Chipotle hadn't raised menu prices for three years, but the higher cost of ingredients compelled it to roll out up to a 6.5 percent average increase in the second quarter.
To be sure, the hike did not go unnoticed: some customers said goodbye to steak burritos because their price jumped on average 4 percentage points more than Chipotle's chicken-based dishes, the company said.
Other fast food chains haven't fared as well. Dunkin' Brands Group Inc. cut its outlook for the year on Thursday, while quarterly profit fell more than expected at McDonald's Corp.
The world's largest hamburger seller and other fast food chains have become "hooked" on discounting, Anderson said. While they built their reputations by delivering quick bites, new menu additions have often slowed their service, frustrating customers.
"What [McDonald's needs] to do is further simplify the menu. It is too operationally complex, and I think that leaves a lot of potential for errors," Anderson said.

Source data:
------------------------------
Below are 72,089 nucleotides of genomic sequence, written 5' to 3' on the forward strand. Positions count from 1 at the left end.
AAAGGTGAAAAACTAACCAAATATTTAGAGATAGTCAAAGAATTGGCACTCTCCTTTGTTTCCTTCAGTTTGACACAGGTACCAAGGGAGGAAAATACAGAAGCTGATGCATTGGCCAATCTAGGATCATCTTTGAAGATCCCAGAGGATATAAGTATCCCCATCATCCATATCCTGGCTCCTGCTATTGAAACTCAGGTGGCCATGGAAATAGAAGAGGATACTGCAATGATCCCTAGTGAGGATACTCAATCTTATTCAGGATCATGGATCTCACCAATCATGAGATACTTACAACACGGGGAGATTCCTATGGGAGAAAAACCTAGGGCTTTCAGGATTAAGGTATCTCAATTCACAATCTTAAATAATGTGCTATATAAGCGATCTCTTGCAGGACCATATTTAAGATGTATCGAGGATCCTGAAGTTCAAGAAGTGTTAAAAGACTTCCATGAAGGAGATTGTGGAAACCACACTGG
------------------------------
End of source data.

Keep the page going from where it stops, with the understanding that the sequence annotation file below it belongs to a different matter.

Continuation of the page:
In the last year, McDonald's converted its dollar menu to a "$1-plus" selection in its roughly 14,000 U.S. restaurants, but Anderson says increased competition both from convenience stores and the likes of Chipotle hurt its sales.
Still, the tepid economy has mostly made consumers reluctant to spend on food, analysts say. In the absence of robust market growth, only the best and trendiest stand out, sometimes thanks to a more affluent customer cohort.
Chipotle patrons tend to earn more than McDonald's customers, said Dan Greenhaus, the chief strategist at BTIG, making them "more tolerant" of higher prices.
DIVERSE PRICE COMMANDERS
Another pricing powerhouse, Apple, has studiously cultivated its high-end aura for years, and its iPhones and iPads continue to command a higher price tag on average than its rivals. In 2013, the company briefly turned to discounting to fend off competition by Samsung Electronics Co., but analysts say Apple has so far stuck to its knitting in 2014 - save for recent price cuts on its MacBook Air and iPod Touch.